Use this URL to cite or link to this record in EThOS: http://ethos.bl.uk/OrderDetails.do?uin=uk.bl.ethos.687275
Title: Essays in knowledge hierarchies
Author: Duncanson, Henry
ISNI:       0000 0004 5923 0759
Awarding Body: University of Bristol
Current Institution: University of Bristol
Date of Award: 2015
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Abstract:
This dissertation consists of three independent research projects aimed at gaining a better understanding of the economics of organizations. The unifying theme of the dissertation is the protection of knowledge in a hierarchy structure. This runs through all three chapters. In the first chapter, I develop a theoretical model that incorporates different communication costs into a knowledge hierarchy structure. The model shows that, for a knowledge hierarchy to be optimal while containing middle managers, it must be that middle managers are better at communicating with the owner than are the workers beneath them in the hierarchy. The middle managers must also be relatively adept at communicating with the workers, otherwise a two-tier hierarchy is optimal where they are the workers in the hierarchy. The second chapter, co-authored with Michael Sanders, examines the formation of knowledge hierarchies in a laboratory experiment. We use a simplified version of the model in Garicano and Rossi-Hansberg (2006a) to see if participants respond to changes in communication costs. We find that participants do respond to incentives but there is a strong preference for togetherness. Moreover, participants are strongly discouraged from trying to join groups if they have been (exogenously) rejected in the past, suggesting that disappointment is a factor in their deciding whether or not to join a hierarchy. In the final chapter, I develop another theoretical model which incorporates on-the-job-effort into a knowledge hierarchy structure. This model shows that workers exert less effort in a hierarchy than they would if they were self-employed and, the more layers there are in the hierarchy, the less effort they exert. However, middle managers exert more effort than they would if they were self-employed or if they were the workers in a two-tier hierarchy.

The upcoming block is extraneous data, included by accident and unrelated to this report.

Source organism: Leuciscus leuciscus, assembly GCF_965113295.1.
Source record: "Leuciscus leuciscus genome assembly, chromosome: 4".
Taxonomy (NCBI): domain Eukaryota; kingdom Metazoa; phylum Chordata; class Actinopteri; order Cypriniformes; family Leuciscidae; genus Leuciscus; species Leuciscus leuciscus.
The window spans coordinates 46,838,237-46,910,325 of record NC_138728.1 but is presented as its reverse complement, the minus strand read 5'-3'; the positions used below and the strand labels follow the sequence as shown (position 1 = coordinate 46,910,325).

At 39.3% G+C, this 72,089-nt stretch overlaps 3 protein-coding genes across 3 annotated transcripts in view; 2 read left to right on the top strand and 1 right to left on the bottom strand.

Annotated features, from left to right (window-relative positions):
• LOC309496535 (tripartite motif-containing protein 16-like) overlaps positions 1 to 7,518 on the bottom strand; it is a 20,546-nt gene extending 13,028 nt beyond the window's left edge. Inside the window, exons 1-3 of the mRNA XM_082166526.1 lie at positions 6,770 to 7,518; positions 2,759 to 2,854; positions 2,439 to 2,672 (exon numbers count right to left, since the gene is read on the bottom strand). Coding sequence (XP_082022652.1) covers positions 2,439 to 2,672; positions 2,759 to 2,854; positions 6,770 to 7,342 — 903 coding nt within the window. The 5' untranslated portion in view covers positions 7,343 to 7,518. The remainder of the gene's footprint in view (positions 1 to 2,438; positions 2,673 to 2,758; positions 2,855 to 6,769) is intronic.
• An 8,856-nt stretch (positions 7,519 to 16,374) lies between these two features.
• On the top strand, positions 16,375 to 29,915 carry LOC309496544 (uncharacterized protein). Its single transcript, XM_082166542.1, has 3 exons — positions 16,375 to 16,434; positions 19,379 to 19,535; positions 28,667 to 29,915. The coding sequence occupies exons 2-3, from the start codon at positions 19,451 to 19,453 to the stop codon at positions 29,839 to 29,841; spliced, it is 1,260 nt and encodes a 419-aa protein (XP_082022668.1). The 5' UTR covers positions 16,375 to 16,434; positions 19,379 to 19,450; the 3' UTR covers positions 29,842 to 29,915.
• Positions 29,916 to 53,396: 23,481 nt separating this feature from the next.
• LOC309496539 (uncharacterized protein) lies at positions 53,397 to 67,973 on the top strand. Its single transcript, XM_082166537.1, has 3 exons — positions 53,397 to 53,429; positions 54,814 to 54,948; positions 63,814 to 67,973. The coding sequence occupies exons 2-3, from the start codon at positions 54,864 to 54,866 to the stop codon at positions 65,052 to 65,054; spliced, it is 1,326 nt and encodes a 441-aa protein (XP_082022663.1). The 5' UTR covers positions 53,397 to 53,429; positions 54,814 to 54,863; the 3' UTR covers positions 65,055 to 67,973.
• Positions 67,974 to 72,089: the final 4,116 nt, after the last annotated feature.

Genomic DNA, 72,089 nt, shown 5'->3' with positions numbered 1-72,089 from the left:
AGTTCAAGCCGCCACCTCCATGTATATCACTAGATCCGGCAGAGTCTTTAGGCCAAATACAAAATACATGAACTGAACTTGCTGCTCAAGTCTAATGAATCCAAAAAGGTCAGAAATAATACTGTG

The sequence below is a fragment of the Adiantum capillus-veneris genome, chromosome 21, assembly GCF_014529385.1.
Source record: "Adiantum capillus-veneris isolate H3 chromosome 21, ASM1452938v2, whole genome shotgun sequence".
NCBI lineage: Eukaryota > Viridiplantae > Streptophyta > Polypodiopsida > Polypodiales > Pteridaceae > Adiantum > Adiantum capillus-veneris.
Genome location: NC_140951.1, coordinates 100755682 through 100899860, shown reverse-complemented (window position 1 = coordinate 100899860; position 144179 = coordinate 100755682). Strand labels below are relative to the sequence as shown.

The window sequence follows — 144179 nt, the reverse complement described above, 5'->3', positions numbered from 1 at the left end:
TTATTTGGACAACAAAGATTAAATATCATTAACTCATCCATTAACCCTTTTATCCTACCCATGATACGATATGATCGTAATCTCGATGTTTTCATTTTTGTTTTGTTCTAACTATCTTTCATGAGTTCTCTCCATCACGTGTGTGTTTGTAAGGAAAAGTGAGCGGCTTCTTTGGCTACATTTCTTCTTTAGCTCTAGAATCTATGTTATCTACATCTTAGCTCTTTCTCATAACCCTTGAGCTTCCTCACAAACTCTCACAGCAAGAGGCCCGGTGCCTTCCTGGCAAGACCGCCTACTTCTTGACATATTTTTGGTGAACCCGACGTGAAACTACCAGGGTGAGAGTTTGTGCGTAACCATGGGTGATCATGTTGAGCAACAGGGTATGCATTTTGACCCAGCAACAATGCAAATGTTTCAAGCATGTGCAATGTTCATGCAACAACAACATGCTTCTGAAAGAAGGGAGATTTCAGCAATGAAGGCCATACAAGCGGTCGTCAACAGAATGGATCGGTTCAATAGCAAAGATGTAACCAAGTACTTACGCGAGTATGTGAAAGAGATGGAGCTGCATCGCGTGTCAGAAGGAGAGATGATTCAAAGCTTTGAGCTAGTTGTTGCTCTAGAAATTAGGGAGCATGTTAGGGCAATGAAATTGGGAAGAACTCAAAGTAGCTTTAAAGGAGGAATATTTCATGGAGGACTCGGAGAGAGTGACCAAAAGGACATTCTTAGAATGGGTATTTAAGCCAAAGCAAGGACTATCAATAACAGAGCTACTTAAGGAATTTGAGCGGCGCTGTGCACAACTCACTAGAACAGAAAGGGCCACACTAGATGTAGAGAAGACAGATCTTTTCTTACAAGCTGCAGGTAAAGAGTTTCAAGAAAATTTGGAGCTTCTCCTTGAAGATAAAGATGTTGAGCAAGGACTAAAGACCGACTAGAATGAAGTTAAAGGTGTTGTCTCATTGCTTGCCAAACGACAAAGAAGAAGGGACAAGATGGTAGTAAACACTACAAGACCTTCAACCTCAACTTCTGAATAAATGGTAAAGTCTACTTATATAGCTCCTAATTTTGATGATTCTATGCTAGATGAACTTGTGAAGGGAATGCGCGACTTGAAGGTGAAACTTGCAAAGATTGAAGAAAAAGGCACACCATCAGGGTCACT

Supervisor: Not available Sponsor: Not available
Qualification Name: Thesis (Ph.D.) Qualification Level: Doctoral
EThOS ID: uk.bl.ethos.687275  DOI: Not available
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